Scope of bus advertising analysed
If you've noticed an error in this article please click here to report it so we can fix it.
• How many people do bus advertisements reach? This must be a question often asked by commercial advertisers and bus operators alike, and a /12,500 study has recently been completed by Trans-Ad, of Toronto, Canada, revealing the potential of exterior bus advertisements. The study, reported in the Canadian publication Marketing, was made employing a new 8mm camera mounted inside buses and above bus boards.
The research provided answers beyond the obvious "nose counting", and a standard unit of measurement termed "exposures per route mile" was developed. Results of a six weeks' study indicated that almost everyone within a 6011 radius could read a bus board. The visual angle at which the board was readable was determined by a special camera apparatus which allowed only the people within a prescribed angle to be photographed.
A multi-stage probability sample of all Toronto Transit Commission routes provided average representation from urban and suburban. sections of the city. Each of the scheduled buses used averaged 142.7 miles between 7 am and 7 pm.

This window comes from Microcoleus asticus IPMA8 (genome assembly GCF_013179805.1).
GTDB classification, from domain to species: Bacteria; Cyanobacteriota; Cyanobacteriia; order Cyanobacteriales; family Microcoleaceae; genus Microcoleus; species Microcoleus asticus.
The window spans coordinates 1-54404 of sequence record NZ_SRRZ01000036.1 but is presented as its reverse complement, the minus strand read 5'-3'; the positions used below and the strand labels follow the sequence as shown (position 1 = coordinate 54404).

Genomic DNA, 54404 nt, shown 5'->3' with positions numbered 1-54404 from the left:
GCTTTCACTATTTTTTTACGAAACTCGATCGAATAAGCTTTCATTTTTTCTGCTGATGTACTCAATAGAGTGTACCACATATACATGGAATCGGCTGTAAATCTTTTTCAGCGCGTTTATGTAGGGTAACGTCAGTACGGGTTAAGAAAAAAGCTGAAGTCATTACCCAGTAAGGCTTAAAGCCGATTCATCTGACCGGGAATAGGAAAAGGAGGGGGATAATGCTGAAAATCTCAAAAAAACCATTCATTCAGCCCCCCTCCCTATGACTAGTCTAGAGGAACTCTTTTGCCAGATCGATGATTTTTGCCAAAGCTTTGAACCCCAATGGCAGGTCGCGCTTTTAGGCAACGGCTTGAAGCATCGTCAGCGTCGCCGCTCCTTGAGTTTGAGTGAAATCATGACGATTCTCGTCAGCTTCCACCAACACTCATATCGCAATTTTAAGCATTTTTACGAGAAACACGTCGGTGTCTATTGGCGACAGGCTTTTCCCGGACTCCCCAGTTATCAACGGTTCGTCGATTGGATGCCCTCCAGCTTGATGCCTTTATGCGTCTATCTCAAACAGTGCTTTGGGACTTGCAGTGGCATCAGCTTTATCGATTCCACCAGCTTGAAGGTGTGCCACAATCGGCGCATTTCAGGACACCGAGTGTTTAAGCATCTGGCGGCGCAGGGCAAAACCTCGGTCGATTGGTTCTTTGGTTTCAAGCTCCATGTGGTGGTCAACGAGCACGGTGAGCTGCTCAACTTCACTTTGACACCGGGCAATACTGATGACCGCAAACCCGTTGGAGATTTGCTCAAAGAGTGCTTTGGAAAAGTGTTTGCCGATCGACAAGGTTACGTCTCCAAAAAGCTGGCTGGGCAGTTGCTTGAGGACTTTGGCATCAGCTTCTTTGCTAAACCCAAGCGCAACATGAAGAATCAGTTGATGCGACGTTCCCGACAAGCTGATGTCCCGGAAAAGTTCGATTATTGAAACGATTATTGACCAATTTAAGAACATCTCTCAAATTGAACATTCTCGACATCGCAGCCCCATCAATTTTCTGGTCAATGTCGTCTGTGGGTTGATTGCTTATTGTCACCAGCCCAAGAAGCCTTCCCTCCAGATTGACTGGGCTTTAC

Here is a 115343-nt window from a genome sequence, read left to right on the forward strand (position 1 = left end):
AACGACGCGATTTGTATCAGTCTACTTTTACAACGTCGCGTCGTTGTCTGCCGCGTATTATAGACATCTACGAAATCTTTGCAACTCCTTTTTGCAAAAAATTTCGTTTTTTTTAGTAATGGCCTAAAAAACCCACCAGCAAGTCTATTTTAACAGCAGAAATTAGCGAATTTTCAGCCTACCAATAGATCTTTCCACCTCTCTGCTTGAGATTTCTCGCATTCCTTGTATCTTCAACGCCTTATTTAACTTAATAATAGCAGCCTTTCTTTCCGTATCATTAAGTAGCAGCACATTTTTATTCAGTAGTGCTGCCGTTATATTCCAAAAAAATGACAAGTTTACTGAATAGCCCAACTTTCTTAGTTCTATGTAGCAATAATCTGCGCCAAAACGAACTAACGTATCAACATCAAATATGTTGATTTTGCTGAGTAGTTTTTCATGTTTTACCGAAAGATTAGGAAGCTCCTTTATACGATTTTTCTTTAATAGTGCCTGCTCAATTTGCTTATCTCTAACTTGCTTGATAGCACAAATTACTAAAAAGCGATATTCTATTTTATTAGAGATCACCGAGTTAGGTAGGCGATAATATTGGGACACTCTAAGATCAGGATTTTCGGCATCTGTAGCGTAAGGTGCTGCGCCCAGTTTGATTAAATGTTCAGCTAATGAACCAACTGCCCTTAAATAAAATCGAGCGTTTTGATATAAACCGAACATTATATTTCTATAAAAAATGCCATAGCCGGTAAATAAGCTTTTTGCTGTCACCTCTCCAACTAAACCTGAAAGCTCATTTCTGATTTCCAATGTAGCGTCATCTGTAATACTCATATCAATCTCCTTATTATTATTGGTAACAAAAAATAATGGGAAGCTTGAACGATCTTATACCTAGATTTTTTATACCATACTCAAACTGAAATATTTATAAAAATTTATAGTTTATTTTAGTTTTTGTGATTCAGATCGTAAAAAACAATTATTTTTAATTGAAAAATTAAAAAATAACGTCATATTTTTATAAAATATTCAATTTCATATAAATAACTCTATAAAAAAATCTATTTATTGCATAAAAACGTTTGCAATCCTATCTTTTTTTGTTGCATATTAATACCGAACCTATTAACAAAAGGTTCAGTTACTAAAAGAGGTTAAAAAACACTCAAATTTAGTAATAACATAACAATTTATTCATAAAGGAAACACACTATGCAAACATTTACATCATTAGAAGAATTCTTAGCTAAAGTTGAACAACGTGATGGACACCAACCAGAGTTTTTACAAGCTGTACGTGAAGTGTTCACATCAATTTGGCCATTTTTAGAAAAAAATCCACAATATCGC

A person walking, standing or travelling in a non-commercial vehicle within 6011 of the bus board—and within the prescribed filming angle—was presumed to be a potential exposure. People who were filmed with both eyes visible from the board location were counted as definite exposures.
Total pedestrian and vehicular potential was estimated to be 124.1 persons per route mile while definite exposures were 19.08, excluding infants. (Since the figure for passengers in non-commercial vehicles averaged 1.6 persons, vehicular traffic was converted to people by multiplying the number of vehicles by 1.6). Thus exposures and potential exposures were assumed to be 233.18 per board per route mile.
Mr Fred Jewitt, TA vice-president of sales, stated: "The final figures given in these terms make it so much easier for us to assess the value of transit advertising on a cost per capita basis. We have already used these data in presentations to agencies across the country."